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Re: Help to Identify Old Muzzlelaoder
« Reply #7 on: August 05, 2020, 02:40:01 AM »
From time to time, Germanic or Swiss style rifles show up on the collector market with elaborate carved stocks. Some of these rifles are, except for the lock and barrel, completely made of wood.
"We are not about to send American Boys 9 to 10 thousand miles away from home to do what Asian Boys ought to be doing for themselves."
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Online Hungry Horse

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Re: Help to Identify Old Muzzlelaoder
« Reply #8 on: August 05, 2020, 04:42:35 PM »
 Huck, Belgium started proofing and marking barrels quite early. So, this being a late percussion should have marks somewhere around the breech. Belgium had its own proof house, and actually proofed barrels for some other small countries.

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Offline Mike Brooks

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Re: Help to Identify Old Muzzlelaoder
« Reply #9 on: August 09, 2020, 04:55:47 PM »
Belgian. I've seen lots of them. It looks to be in pretty good shape. If the bore is good you could bird hunt with it.
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Offline Joey R

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Re: Help to Identify Old Muzzlelaoder
« Reply #10 on: August 09, 2020, 09:33:11 PM »
It looks like the monkey gun in the for sale section.
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Offline Mike Brooks

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Re: Help to Identify Old Muzzlelaoder
« Reply #11 on: August 10, 2020, 03:02:59 PM »
It looks like the monkey gun in the for sale section.
The monkey gun is belgian as well.
NEW WEBSITE! www.mikebrooksflintlocks.com
Say, any of you boys smithies? Or, if not smithies per se, were you otherwise trained in the metallurgic arts before straitened circumstances forced you into a life of aimless wanderin'?

Offline Bob Roller

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Re: Help to Identify Old Muzzlelaoder
« Reply #12 on: August 10, 2020, 03:18:49 PM »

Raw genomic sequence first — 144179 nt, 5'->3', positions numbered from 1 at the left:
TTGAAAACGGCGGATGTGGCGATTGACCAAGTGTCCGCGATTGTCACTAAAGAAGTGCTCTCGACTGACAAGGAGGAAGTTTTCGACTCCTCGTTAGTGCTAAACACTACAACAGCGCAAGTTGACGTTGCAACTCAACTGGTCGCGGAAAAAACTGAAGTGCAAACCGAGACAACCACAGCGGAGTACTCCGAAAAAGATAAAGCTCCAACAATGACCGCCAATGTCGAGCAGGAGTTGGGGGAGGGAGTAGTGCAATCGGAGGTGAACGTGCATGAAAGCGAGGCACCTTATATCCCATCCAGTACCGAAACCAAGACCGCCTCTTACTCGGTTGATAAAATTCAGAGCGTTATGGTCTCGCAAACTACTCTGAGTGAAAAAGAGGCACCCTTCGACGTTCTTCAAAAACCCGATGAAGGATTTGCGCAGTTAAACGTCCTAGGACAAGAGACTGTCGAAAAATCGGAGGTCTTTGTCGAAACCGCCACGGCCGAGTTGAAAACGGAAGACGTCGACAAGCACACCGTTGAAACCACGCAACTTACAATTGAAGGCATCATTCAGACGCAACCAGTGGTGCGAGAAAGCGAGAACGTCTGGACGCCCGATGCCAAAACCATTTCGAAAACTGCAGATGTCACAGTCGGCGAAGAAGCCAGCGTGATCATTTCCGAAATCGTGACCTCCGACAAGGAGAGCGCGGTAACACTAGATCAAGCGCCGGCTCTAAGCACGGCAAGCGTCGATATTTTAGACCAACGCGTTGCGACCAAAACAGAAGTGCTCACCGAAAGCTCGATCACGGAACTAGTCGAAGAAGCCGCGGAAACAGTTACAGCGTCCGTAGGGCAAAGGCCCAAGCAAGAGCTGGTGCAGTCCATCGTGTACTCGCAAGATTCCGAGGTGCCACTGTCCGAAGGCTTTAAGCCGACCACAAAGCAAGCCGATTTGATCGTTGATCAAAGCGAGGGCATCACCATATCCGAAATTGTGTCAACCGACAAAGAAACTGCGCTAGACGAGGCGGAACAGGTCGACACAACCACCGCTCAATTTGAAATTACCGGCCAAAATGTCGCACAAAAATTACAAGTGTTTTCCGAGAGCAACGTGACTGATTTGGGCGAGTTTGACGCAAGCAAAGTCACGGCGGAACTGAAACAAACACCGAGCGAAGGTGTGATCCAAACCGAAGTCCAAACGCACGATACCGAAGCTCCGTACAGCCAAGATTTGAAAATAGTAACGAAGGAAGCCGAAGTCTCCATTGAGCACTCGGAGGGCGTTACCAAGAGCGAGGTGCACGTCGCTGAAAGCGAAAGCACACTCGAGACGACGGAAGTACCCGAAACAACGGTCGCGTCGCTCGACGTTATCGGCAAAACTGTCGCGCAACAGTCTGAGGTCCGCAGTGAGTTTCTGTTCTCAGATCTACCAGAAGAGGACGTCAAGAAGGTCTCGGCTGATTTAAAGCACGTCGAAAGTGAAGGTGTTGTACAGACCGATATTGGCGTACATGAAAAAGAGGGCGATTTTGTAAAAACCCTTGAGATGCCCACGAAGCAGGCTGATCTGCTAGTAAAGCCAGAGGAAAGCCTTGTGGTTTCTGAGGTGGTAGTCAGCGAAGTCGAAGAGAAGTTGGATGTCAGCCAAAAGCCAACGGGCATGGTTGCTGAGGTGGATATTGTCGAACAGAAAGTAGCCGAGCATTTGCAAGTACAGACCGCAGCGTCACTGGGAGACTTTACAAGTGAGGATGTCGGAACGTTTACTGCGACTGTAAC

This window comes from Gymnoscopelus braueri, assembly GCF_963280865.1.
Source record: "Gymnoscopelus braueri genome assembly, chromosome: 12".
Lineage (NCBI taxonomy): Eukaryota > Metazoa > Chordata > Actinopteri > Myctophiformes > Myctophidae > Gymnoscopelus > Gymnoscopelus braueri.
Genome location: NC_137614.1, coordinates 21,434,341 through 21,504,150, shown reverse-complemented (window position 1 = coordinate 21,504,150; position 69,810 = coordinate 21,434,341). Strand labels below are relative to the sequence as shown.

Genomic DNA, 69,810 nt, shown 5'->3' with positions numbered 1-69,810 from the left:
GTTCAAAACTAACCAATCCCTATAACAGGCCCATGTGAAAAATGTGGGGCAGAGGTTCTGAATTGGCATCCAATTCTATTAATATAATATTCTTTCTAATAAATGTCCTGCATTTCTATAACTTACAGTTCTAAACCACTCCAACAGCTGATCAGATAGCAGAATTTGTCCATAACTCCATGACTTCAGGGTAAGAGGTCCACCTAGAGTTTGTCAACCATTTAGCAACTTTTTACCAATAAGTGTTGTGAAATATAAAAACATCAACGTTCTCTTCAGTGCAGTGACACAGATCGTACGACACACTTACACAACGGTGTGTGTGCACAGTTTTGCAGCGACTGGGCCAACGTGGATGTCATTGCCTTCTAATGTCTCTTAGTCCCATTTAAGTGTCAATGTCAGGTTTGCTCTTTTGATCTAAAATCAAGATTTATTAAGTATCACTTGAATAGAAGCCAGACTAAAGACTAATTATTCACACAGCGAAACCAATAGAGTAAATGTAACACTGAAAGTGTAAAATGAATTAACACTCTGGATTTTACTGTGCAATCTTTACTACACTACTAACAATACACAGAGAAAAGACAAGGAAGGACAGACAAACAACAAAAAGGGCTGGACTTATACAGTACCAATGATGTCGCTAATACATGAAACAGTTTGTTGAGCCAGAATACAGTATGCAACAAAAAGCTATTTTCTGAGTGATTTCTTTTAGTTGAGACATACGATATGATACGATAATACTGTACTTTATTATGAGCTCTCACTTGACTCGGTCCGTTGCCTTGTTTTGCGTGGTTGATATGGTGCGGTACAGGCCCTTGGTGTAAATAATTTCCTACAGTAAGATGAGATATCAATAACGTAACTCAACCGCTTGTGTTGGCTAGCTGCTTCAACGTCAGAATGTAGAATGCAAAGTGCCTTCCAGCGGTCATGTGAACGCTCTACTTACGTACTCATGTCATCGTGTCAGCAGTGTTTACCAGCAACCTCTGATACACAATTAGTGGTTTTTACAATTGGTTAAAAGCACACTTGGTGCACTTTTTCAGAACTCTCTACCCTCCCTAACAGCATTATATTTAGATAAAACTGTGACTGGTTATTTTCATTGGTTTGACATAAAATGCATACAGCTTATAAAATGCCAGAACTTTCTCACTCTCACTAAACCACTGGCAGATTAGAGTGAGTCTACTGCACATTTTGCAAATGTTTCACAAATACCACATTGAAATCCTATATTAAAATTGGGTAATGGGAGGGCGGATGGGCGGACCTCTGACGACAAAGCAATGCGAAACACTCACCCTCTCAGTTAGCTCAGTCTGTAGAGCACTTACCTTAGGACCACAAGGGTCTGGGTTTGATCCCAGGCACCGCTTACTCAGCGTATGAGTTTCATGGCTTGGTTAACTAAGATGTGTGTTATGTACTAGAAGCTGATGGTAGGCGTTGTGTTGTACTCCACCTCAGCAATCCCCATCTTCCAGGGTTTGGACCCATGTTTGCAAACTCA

It looks like the monkey gun in the for sale section.
The monkey gun is belgian as well.

Belgian and I remember seeing these at Dixie Gun Works when I worked there in the Summer
of 1958.Scrape all that horrible/grotesqery off and it might be a good looking gun.
Bob Roller

Offline Huck

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Re: Help to Identify Old Muzzlelaoder
« Reply #13 on: August 15, 2020, 06:15:48 PM »
Thanks again to everyone for your input. I looked at the picture of the monkey gun and they are somewhat similar. So I removed the barrel and I did find some sort of markings on it. I took pictures of several different ones but they are not so clear. One looks to be a 1H and another is 17.0. I tried to compare some of the markings to a chart of early Belgian markings that I found on line, but didn't have any success. Maybe someone will see something that I'm missing.









Offline Niall

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Re: Help to Identify Old Muzzlelaoder
« Reply #14 on: August 15, 2020, 06:44:45 PM »
The 17.0 refers to the caliber or bore size.....17mm/.669 cal/ 16 bore
« Last Edit: August 16, 2020, 10:24:49 AM by Niall »

Offline Feltwad

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Re: Help to Identify Old Muzzlelaoder
« Reply #15 on: August 16, 2020, 12:51:38 AM »
What you have is a Belgium  proofed continental sporting gun. The carving of stocks was  common in both their shotgun and rifles ,the most common bore in the sxs sporting gun was a 16bore, I have restored several guns of this type most were well made . enclosed image